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On this date in History: Final abdication of King Stanislaus I of Poland, January 27, 1736.

Stanislaus I (October 20,1677 – February 23, 1766) was King of Poland, Grand Duke of Lithuania, Duke of Lorraine and a count of the Holy Roman Empire. Reigned as King of Poland.


Stanislaus was born, Stanislaus Leszczyński, into a powerful magnate family of Greater Poland. Because of his family’s great wealth this gave him the opportunity to travel to western Europe in his youth. In 1702 King Carl XII of Sweden invaded Poland as part of a continuing series of conflicts between the powers of northern Europe. Carl XII forced the Polish nobility to depose Poland’s king, Augustus II the Strong, and then placed Stanisław on the throne on October 4, 1704.

In 1709 Carl XII was defeated by the Russians, under Czar Peter I the Great, at the Battle of Poltava and returned to Sweden. In the absence of Swedish support, former king Augustus II returned to Poland and regained the Polish throne. Stanislaus left the country to settle in the French province of Alsace. In 1725 Stanisław’s daughter Marie Leszczyńska married King Louis XV of France.

When Augustus II died in 1733, Stanisłaus sought to regain the Polish throne with the help of French support for his candidacy. Stanislaus’ son-in-law Louis XV supported his claims to the Polish throne which led to the War of the Polish Succession.

In September 1733, Stanislaus himself arrived at Warsaw, having traveled night and day through central Europe disguised as a coachman. On the following day, despite many protests, Stanislaus was duly elected King of Poland for the second time. However, Russia was opposed to any nominee of France and Sweden. Russia protested against his election at once, in favor of the new Elector of Saxony, Friedrich-August II, (son of Augustus II of Poland) as being the legitimate candidate of her Austrian ally.

After Friedrich-August II of Saxony was proclaimed King August III of Poland at Warsaw, a Russian army of 20,000 under Peter Lacy, proceeded to besiege Stanislaus at Danzig where he was entrenched with his partisans (including the Primate and the French and Swedish ministers) to await the relief that had been promised by France.

On May 20, 1735 the long-expected French fleet appeared and disembarked 2,400 men on Westerplatte. A week later, this little army bravely tried to force the Russian entrenchments, but was finally compelled to surrender. This was the first time that France and Russia had met as foes in the field. On 30 June 1735, Danzig capitulated unconditionally, after sustaining a siege of 135 days which cost the Russians 8,000 men.

Disguised as a peasant, Stanisłaus fled Poland and reappeared at Königsberg where he briefly met the future King Friedrich II the Great of Prussia. While at Königsberg he issued a manifesto to his partisans which resulted in the formation of a confederation on his behalf. A Polish envoy was sent to Paris to urge France to invade Saxony with at least 40,000 men. In Ukraine too, Count Nicholas Potocki kept on foot to support Stanislaus a motley host of 50,000 men, which was ultimately scattered by the Russians.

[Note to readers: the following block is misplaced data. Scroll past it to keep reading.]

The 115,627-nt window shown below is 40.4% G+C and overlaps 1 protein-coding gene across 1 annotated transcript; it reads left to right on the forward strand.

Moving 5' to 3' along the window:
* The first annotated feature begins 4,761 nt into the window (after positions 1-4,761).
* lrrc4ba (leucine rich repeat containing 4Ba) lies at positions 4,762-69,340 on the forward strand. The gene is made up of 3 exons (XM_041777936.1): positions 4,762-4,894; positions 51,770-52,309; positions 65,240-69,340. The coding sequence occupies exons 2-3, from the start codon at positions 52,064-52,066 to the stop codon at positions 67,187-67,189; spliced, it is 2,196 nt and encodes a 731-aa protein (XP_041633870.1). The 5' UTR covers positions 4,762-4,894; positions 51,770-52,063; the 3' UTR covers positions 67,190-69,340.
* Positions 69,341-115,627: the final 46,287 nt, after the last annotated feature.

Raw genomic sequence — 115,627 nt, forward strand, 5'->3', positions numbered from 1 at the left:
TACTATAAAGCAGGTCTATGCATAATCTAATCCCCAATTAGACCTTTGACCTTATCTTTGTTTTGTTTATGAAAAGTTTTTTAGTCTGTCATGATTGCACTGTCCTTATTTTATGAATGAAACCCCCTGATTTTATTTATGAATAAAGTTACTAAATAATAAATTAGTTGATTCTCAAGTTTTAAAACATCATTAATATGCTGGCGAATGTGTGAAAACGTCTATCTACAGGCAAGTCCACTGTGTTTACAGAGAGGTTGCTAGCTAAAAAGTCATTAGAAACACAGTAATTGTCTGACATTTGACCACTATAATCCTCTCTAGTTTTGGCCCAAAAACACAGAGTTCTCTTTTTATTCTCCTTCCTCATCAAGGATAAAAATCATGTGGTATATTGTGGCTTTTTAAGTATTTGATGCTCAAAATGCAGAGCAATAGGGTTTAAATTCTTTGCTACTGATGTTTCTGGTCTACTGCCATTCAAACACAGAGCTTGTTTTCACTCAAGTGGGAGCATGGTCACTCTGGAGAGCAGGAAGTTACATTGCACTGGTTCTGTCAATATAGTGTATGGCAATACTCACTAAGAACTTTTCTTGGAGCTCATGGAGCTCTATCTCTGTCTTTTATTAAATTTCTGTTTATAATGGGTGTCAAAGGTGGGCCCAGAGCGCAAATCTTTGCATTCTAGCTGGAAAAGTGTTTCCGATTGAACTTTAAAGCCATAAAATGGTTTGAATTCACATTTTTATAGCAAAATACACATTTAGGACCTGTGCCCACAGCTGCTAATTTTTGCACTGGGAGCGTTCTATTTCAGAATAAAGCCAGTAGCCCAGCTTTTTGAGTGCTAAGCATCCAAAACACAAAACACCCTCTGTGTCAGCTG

On January 27, 1736, Stanisław again abdicated the throne, but received in compensation the Duchy of Lorraine and of Bar for life, which was to revert to France on his death. In 1738, he sold his estates of Rydzyna and Leszno to Count (later Prince) Alexander Joseph Sułkowski. He settled at Lunéville, founded there in 1750 both the Académie de Stanislas and Bibliothèque municipale de Nancy, and devoted himself for the rest of his life to science and philanthropy, engaging most notably in controversy with Rousseau. He also published Głos wolny wolność ubezpieczający, one of the most important political treatises of the Polish Enlightenment.

Stanisłaus was still alive when his great-great-granddaughter, Archduchess Maria Theresa of Austria, was born in 1762. She was the daughter of Holy Roman Emperor Joseph II and his wife Princess Isabella de Bourbon-Parma (herself the daughter of Princess Louise Élisabeth of France who, in turn, was the granddaughter of King Stanislaus). In his last years, his close friend, the Hungarian-born Marshal of France Ladislas Ignace de Berchenylived on his estate to provide company.

Stanislaus Leszczyński died in 1766, aged 88 as a result of serious burns – his silk attire caught fire from a spark while the King was snoozing near the fireplace in his palace in Lunéville. He was medically treated for several days but died of wounds on 23 February. He was the longest living Polish king.

Originally buried in the Church of Notre-Dame-de-Bonsecours, Nancy, following the French Revolution his remains were brought back to Polandand buried in the royal tomb of the Wawel Cathedral in Kraków.